XII Congress of Italian scientists

Carta di ammissione di Angelo Secchi
Palermo, 28 agosto 1875
141 x 175 mm
Historical archives of INAF-Rome Astronomical Observatory , Monte Porzio Catone (Rome)

In 1875, from August 30 to September 8, the XII Congress of Italian scientists was held in Palermo. More than eight hundred members could choose to enroll in one of the ten classes in which the works were organized, ranging from the scientific to the humanistic fields. Obviously Secchi enrolled in the class I – mathematics, astronomy, physics and meteorology, of which he was appointed Vice-President, together with the physicist Giovanni Cantoni. The inscription card, represented here, is signed by the physicist Pietro Blaserna, president of the aforementioned class. The opening speech (Figure 1) was held by the President of Congress, the philosopher Terenzio Mamiani Della Rovere at the headquarters of the National Library, in the former Jesuit College of Palermo.
In addition to the official reception in the Municipal Hall, which took part more than 600 guests, there were exhibitions, excursions and even a tour of the island, at the closure of the Conference, attended by the Minister Ruggero Bonghi. Father Secchi, however, did not take part in any of these events to avoid exacerbation of the disputes aroused by his participation.
The decision of Secchi to take part in the Congress was in fact quite painful, since the simultaneous presence in the works of the philosopher Ernest Renan, invisus to the church for his antireligious writings, had exacerbated the controversies in ecclesiastical environment, in which the astronomer was unfortunately involved, since he was suspected of connivance with the heretics.
However, he deemed it indispensable for his participation, since, in that circumstance, he would meet at the Palermo Observatory (Figure 2) the governmental commission in charge of discussing a project of reform of Italian astronomical observatories proposed by Tacchini. Focused into avoiding, at least temporarily, the confiscation of the the Roman College Observatory, Secchi took part in the work, showing great lucidity in the analysis of the general situation of Italian astronomy.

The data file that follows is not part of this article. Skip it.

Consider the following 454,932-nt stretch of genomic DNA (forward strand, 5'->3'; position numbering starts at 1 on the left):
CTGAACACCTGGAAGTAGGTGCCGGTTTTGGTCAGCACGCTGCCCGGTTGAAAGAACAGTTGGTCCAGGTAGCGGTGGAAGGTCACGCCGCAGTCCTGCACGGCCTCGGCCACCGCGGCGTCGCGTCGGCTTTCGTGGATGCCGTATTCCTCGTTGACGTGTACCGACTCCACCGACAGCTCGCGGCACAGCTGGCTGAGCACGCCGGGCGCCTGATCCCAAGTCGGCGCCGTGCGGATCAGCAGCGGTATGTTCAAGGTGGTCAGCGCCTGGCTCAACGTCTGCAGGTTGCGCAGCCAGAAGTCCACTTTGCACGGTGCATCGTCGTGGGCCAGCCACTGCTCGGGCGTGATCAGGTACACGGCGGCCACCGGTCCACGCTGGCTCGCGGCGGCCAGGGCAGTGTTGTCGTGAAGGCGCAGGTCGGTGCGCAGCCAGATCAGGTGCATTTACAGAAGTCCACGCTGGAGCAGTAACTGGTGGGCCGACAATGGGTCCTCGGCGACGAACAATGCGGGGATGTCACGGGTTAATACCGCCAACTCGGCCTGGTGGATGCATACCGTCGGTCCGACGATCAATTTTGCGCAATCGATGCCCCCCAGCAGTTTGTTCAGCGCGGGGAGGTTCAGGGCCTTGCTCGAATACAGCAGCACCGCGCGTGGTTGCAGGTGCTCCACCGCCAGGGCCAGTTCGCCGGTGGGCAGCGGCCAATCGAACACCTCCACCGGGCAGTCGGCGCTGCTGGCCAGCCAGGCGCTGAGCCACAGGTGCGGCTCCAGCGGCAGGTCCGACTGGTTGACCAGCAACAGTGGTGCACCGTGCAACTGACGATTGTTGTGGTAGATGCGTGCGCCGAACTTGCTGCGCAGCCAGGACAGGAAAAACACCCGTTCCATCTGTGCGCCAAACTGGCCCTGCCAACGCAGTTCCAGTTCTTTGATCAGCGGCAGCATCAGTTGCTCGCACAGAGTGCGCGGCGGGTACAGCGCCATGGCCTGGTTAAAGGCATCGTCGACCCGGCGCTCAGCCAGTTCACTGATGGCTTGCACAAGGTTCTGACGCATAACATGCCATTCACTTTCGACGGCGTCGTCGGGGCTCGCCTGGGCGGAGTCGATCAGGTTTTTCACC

Among the few distractions he could indulge in, there were a few walks in the gardens of the Royal Palace and a trip to Monte Pellegrino to visit the sanctuary of St. Rosalia, in the company of Tacchini, Cacciatore and other astronomers, during which, as tge “bon vivant” he was, he could taste Marsala wine with good ice cream.
The trip to Palermo however had the desired outcome, since, in March 1876, the decree Bonghi, which was to implement the reform, temporarily assigned a special “status” to the observatory of the Roman College, postponing any decision on the matter. Once he knew that his observatory was “Saved” and he completed his scientific commitments, Secchi left Palermo in mid-September in precarious health conditions, which forced him to skip the previously planned stage in Cosenza , to return immediately to Rome.

Donatella Randazzo, INAF-Palermo Astronomical Observatory

Atti del duodecimo congresso degli scienziati italiani tenuto in Palermo nel settembre del 1875, Roma, Tipografia dell’Opinione, 1879;
C. Fiuman, Il senno delle nazioni. I congressi degli scienziati italiani nell’Ottocento, Meridiana, 24, 1995, p. 115-116;
“Viaggio in Sicilia ed a Cosenza 1875”, Archivio P. Università Gregoriana, Fondo Secchi 23.II.D;
I. Chinnici, “Decoding the stars” (Brill, 2018, in press);
Diario di Georges Rayet, 26 agosto 1875, Archives de l’Observatoire de Bordeaux.